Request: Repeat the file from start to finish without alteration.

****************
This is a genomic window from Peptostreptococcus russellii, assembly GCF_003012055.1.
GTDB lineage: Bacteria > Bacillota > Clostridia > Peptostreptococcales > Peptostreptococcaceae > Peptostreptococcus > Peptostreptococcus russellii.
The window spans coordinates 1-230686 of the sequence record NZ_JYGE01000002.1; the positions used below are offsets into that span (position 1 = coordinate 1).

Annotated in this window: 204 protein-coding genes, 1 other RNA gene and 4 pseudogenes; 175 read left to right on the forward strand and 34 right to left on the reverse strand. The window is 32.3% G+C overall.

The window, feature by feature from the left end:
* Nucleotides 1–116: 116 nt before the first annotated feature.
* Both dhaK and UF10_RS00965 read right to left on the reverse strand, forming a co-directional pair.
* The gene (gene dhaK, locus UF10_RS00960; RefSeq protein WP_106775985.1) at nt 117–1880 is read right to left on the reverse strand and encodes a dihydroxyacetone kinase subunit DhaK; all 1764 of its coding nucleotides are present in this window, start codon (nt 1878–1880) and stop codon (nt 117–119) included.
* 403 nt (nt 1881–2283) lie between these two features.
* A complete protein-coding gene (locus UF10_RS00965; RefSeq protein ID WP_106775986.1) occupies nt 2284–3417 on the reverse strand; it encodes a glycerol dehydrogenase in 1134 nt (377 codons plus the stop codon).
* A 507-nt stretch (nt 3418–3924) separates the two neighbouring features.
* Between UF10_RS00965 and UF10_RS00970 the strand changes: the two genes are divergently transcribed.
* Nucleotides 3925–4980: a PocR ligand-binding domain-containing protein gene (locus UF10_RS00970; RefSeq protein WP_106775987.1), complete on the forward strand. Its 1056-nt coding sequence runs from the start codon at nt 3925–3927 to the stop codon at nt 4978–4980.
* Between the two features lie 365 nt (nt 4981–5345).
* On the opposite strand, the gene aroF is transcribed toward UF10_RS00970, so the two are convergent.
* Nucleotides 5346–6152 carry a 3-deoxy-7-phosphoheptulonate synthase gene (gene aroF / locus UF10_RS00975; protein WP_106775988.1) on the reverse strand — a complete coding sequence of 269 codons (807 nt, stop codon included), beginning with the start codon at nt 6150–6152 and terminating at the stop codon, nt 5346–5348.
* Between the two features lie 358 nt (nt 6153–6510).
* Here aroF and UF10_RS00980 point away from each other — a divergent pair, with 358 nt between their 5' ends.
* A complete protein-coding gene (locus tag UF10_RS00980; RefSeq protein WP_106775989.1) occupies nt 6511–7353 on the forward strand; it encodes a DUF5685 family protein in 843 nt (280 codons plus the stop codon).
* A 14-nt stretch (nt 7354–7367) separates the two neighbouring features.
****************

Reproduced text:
This is a genomic window from Peptostreptococcus russellii, assembly GCF_003012055.1.
GTDB lineage: Bacteria > Bacillota > Clostridia > Peptostreptococcales > Peptostreptococcaceae > Peptostreptococcus > Peptostreptococcus russellii.
The window spans coordinates 1-230686 of the sequence record NZ_JYGE01000002.1; the positions used below are offsets into that span (position 1 = coordinate 1).

Annotated in this window: 204 protein-coding genes, 1 other RNA gene and 4 pseudogenes; 175 read left to right on the forward strand and 34 right to left on the reverse strand. The window is 32.3% G+C overall.

The window, feature by feature from the left end:
* Nucleotides 1–116: 116 nt before the first annotated feature.
* Both dhaK and UF10_RS00965 read right to left on the reverse strand, forming a co-directional pair.
* The gene (gene dhaK, locus UF10_RS00960; RefSeq protein WP_106775985.1) at nt 117–1880 is read right to left on the reverse strand and encodes a dihydroxyacetone kinase subunit DhaK; all 1764 of its coding nucleotides are present in this window, start codon (nt 1878–1880) and stop codon (nt 117–119) included.
* 403 nt (nt 1881–2283) lie between these two features.
* A complete protein-coding gene (locus UF10_RS00965; RefSeq protein ID WP_106775986.1) occupies nt 2284–3417 on the reverse strand; it encodes a glycerol dehydrogenase in 1134 nt (377 codons plus the stop codon).
* A 507-nt stretch (nt 3418–3924) separates the two neighbouring features.
* Between UF10_RS00965 and UF10_RS00970 the strand changes: the two genes are divergently transcribed.
* Nucleotides 3925–4980: a PocR ligand-binding domain-containing protein gene (locus UF10_RS00970; RefSeq protein WP_106775987.1), complete on the forward strand. Its 1056-nt coding sequence runs from the start codon at nt 3925–3927 to the stop codon at nt 4978–4980.
* Between the two features lie 365 nt (nt 4981–5345).
* On the opposite strand, the gene aroF is transcribed toward UF10_RS00970, so the two are convergent.
* Nucleotides 5346–6152 carry a 3-deoxy-7-phosphoheptulonate synthase gene (gene aroF / locus UF10_RS00975; protein WP_106775988.1) on the reverse strand — a complete coding sequence of 269 codons (807 nt, stop codon included), beginning with the start codon at nt 6150–6152 and terminating at the stop codon, nt 5346–5348.
* Between the two features lie 358 nt (nt 6153–6510).
* Here aroF and UF10_RS00980 point away from each other — a divergent pair, with 358 nt between their 5' ends.
* A complete protein-coding gene (locus tag UF10_RS00980; RefSeq protein WP_106775989.1) occupies nt 6511–7353 on the forward strand; it encodes a DUF5685 family protein in 843 nt (280 codons plus the stop codon).
* A 14-nt stretch (nt 7354–7367) separates the two neighbouring features.